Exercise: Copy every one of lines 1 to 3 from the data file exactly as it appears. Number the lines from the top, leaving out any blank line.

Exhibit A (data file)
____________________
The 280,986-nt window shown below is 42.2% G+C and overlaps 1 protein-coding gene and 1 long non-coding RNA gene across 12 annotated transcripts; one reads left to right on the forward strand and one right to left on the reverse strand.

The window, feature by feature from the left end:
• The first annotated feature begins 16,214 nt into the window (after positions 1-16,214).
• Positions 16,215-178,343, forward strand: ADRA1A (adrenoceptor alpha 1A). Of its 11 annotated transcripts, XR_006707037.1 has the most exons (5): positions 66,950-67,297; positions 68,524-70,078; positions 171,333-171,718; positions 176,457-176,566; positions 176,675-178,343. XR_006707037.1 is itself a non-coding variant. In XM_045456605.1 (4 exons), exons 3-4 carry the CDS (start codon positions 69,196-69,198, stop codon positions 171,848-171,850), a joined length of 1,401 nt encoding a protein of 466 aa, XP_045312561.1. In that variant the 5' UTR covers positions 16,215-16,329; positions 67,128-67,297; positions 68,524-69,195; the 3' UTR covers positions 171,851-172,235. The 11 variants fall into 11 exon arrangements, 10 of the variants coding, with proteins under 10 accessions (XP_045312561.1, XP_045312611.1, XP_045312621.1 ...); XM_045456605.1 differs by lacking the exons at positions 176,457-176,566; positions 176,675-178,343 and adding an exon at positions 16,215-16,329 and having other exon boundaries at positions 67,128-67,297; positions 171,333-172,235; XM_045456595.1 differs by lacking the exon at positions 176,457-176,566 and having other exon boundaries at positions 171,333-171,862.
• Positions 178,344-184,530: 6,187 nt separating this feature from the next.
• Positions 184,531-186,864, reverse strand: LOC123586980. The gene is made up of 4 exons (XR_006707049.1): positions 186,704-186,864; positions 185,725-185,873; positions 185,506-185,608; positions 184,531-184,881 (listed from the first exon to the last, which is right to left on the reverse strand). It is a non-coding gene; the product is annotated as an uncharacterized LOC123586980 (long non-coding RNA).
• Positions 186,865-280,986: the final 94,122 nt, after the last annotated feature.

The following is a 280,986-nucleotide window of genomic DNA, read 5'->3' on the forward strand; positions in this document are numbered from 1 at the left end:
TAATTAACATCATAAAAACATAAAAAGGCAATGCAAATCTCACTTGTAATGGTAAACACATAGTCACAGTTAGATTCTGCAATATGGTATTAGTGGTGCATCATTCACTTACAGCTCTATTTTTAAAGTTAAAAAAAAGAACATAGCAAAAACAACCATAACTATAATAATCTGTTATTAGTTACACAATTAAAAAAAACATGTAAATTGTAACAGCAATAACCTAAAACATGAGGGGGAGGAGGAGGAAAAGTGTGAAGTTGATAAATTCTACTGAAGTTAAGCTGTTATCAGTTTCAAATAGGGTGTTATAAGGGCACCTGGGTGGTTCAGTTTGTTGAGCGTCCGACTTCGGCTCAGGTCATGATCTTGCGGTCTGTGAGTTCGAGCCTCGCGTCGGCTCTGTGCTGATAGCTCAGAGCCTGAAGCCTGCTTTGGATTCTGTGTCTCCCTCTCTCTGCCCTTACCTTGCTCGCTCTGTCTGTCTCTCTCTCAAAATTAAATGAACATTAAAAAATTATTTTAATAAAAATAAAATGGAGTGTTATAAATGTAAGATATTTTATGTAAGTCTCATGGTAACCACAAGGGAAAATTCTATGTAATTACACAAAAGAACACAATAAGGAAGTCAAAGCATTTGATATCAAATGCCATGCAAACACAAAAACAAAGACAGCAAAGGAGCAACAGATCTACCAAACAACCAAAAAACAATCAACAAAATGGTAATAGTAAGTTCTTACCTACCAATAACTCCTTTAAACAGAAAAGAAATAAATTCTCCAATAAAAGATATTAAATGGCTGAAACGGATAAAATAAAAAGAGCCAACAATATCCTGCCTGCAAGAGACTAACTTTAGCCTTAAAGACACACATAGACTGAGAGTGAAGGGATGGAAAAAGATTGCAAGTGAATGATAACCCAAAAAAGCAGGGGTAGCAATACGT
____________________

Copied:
The 280,986-nt window shown below is 42.2% G+C and overlaps 1 protein-coding gene and 1 long non-coding RNA gene across 12 annotated transcripts; one reads left to right on the forward strand and one right to left on the reverse strand.

The window, feature by feature from the left end:
• The first annotated feature begins 16,214 nt into the window (after positions 1-16,214).